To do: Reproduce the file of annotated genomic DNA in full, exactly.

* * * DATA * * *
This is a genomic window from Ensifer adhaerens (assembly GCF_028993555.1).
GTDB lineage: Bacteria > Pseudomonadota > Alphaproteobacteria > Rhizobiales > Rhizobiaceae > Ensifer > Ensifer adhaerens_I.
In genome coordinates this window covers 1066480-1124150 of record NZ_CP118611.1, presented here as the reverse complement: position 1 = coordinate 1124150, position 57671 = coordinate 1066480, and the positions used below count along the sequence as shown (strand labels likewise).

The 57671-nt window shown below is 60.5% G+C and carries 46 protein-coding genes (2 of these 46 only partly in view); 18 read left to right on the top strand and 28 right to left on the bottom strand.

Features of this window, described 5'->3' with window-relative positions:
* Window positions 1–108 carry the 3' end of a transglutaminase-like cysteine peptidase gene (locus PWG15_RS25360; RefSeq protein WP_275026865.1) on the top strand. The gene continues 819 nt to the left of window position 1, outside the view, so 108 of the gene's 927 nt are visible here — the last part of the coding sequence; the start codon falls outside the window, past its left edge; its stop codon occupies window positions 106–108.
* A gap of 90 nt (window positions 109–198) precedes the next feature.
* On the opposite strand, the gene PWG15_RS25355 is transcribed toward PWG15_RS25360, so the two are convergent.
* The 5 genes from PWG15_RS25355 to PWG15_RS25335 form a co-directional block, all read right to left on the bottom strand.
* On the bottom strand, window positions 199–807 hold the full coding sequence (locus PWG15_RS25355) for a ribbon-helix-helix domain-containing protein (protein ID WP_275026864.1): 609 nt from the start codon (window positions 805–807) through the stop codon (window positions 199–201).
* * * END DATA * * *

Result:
This is a genomic window from Ensifer adhaerens (assembly GCF_028993555.1).
GTDB lineage: Bacteria > Pseudomonadota > Alphaproteobacteria > Rhizobiales > Rhizobiaceae > Ensifer > Ensifer adhaerens_I.
In genome coordinates this window covers 1066480-1124150 of record NZ_CP118611.1, presented here as the reverse complement: position 1 = coordinate 1124150, position 57671 = coordinate 1066480, and the positions used below count along the sequence as shown (strand labels likewise).

The 57671-nt window shown below is 60.5% G+C and carries 46 protein-coding genes (2 of these 46 only partly in view); 18 read left to right on the top strand and 28 right to left on the bottom strand.

Features of this window, described 5'->3' with window-relative positions:
* Window positions 1–108 carry the 3' end of a transglutaminase-like cysteine peptidase gene (locus PWG15_RS25360; RefSeq protein WP_275026865.1) on the top strand. The gene continues 819 nt to the left of window position 1, outside the view, so 108 of the gene's 927 nt are visible here — the last part of the coding sequence; the start codon falls outside the window, past its left edge; its stop codon occupies window positions 106–108.
* A gap of 90 nt (window positions 109–198) precedes the next feature.
* On the opposite strand, the gene PWG15_RS25355 is transcribed toward PWG15_RS25360, so the two are convergent.
* The 5 genes from PWG15_RS25355 to PWG15_RS25335 form a co-directional block, all read right to left on the bottom strand.
* On the bottom strand, window positions 199–807 hold the full coding sequence (locus PWG15_RS25355) for a ribbon-helix-helix domain-containing protein (protein ID WP_275026864.1): 609 nt from the start codon (window positions 805–807) through the stop codon (window positions 199–201).